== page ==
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Welsh Pride
Welsh PrideVia Wikimedia Commons

Wales joins Scotland in defying Westminster on trans rights

As Westminster is attempting to slap down similar proposals from Scotland, the Welsh government is now seeking to make it easier for trans people to legally change their gender

The Welsh government has unveiled a new LGBTQ+ action plan, which includes proposals to make it easier for trans people to change their legal gender.

This comes just weeks after Westminster announced that it would attempt to block similar legislation put forward by the Scottish government, on the basis that it risks conflicting with the UK’s existing equalities law (a claim that trans advocates dispute.)

In order to legally change their gender, people across the UK currently have to apply to a gender recognition panel (an intrusive and often humiliating process) and usually have to obtain a medical diagnosis of gender dysphoria first. The Welsh government is proposing to swap this process out in favour of a system based on self-identification, which is similar to the law recently passed in Scotland and increasingly in line with international norms. The plan would also allow non-binary people to be officially recognised on their driving licences and passports. 

Beyond trans rights specifically, the plan aims to improve the rights of all LGBTQ+ people in Wales. One aspect is a proposed ban on all forms of “conversion therapy”, a term which refers to any form of treatment aiming to change a person’s sexual orientation or gender identity. Conversion therapy is widely condemned by LGBTQ+ organisations. A coalition of charities, including Stonewall, recently released a short film titled ‘It’s Not Therapy, It’s Abuse’, which raised awareness about the immense physical and psychological harm being inflicted while these practices are still legal.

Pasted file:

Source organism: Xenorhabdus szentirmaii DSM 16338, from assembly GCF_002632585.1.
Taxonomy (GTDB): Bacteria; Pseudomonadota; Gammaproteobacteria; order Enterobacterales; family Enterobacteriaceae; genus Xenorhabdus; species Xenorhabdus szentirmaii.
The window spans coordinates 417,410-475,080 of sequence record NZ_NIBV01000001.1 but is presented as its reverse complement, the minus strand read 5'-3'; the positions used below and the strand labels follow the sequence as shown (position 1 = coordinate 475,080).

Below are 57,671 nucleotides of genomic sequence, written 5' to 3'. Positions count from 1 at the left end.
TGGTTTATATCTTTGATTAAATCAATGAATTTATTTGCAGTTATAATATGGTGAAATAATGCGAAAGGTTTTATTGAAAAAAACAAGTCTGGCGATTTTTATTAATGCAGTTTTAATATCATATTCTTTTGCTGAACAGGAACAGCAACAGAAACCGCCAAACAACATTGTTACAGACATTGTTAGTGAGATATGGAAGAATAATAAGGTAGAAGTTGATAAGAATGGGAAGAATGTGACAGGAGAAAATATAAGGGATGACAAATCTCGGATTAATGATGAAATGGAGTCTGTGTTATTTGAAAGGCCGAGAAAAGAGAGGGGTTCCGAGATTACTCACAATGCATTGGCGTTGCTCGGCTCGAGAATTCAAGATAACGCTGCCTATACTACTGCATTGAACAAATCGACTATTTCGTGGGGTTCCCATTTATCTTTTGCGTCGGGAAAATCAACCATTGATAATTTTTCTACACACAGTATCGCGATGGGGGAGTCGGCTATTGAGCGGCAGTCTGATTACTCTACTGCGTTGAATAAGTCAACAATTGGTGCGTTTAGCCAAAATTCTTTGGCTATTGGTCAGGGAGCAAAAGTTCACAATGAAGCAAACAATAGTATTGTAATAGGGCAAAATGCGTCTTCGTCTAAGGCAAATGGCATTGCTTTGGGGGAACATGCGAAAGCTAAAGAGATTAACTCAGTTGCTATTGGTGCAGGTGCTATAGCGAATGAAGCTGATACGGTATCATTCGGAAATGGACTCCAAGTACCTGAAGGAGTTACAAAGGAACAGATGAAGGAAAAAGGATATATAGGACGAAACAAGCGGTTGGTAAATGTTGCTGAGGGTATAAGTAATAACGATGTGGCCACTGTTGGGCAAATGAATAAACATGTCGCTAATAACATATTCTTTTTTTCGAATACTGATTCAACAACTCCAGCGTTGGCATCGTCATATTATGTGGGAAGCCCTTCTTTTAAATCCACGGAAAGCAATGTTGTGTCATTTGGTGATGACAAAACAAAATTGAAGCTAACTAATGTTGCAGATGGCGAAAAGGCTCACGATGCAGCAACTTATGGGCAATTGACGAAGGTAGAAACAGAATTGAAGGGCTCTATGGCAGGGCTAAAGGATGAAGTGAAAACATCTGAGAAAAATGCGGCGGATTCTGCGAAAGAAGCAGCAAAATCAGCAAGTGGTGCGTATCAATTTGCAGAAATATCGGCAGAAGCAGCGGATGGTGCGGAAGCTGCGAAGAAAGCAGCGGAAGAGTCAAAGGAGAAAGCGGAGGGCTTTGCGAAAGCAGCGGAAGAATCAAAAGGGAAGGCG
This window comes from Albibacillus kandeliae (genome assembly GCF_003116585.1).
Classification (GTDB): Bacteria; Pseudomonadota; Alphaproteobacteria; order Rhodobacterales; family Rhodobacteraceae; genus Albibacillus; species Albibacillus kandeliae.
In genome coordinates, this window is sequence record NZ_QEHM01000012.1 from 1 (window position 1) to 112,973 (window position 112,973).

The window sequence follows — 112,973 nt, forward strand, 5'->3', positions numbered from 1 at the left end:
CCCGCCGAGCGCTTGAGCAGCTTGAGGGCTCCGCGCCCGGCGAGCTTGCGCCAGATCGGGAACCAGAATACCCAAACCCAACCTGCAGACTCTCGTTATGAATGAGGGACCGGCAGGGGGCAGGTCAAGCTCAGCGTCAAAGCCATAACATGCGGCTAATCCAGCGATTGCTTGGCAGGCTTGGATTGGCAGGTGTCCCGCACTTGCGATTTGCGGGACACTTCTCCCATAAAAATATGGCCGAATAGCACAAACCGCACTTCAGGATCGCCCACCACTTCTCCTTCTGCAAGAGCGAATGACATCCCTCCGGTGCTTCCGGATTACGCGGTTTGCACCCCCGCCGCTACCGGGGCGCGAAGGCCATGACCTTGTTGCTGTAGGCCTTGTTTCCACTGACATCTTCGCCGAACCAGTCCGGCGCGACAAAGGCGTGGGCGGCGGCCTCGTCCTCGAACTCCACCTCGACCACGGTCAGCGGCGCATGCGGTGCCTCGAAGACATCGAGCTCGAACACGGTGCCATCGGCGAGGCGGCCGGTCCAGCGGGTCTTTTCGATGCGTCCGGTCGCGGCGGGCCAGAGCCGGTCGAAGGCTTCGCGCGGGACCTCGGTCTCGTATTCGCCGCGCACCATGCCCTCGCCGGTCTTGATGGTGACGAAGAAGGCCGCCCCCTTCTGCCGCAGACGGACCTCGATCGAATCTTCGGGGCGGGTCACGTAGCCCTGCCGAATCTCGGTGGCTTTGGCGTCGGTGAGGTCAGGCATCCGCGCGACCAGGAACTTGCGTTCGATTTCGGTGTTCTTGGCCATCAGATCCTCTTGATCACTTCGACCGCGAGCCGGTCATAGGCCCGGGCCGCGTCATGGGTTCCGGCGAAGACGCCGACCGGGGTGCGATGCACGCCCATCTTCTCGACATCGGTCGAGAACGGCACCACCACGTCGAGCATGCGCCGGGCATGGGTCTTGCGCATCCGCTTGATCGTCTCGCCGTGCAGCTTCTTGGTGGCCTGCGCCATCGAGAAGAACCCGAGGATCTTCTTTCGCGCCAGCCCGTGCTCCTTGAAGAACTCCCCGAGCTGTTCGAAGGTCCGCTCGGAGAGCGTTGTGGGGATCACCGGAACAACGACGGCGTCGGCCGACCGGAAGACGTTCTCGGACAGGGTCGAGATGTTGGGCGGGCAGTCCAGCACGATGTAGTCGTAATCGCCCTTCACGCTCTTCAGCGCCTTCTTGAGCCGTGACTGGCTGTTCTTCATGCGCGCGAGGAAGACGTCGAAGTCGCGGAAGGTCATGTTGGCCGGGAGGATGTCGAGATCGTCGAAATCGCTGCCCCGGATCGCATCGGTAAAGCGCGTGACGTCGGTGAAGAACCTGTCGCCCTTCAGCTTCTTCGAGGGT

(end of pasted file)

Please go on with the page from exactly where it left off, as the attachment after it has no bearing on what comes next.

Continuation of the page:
The plan would also provide trans guidance for the Welsh education system, as well as ensure that maternity and fertility treatments are fairly accessible for LGBTQ+ people.  Wales’s minister for social partnership, Hannah Blythyn said: “The plan is ambitious but with hope at its heart. We are absolutely committed to meaningful change for LGBTQ+ communities, creating a society and country where LGBTQ+ people are safe to live and love authentically, openly and freely as ourselves.”

Not everyone in Wales has welcomed these proposals, however. According to Welsh Conservative Shadow Minister for Equalities, Altaf Hussain, Labour ministers are using LGBTQ+ people “as a political tool […] in their bid to secure more powers.” While it’s heartening to see that the Welsh government has not been intimidated by the British government’s efforts to overturn similar reforms in Scotland, it faces a major barrier: as it stands, Wales does not have the power to introduce its own gender recognition, and would effectively need to seek permission from Westminster. Considering the Tory party’s ongoing hostility towards trans rights, this doesn’t seem likely to happen.

A spokesperson for Stonewall Cymru welcomed the proposals, but said that “we should not be complacent.”

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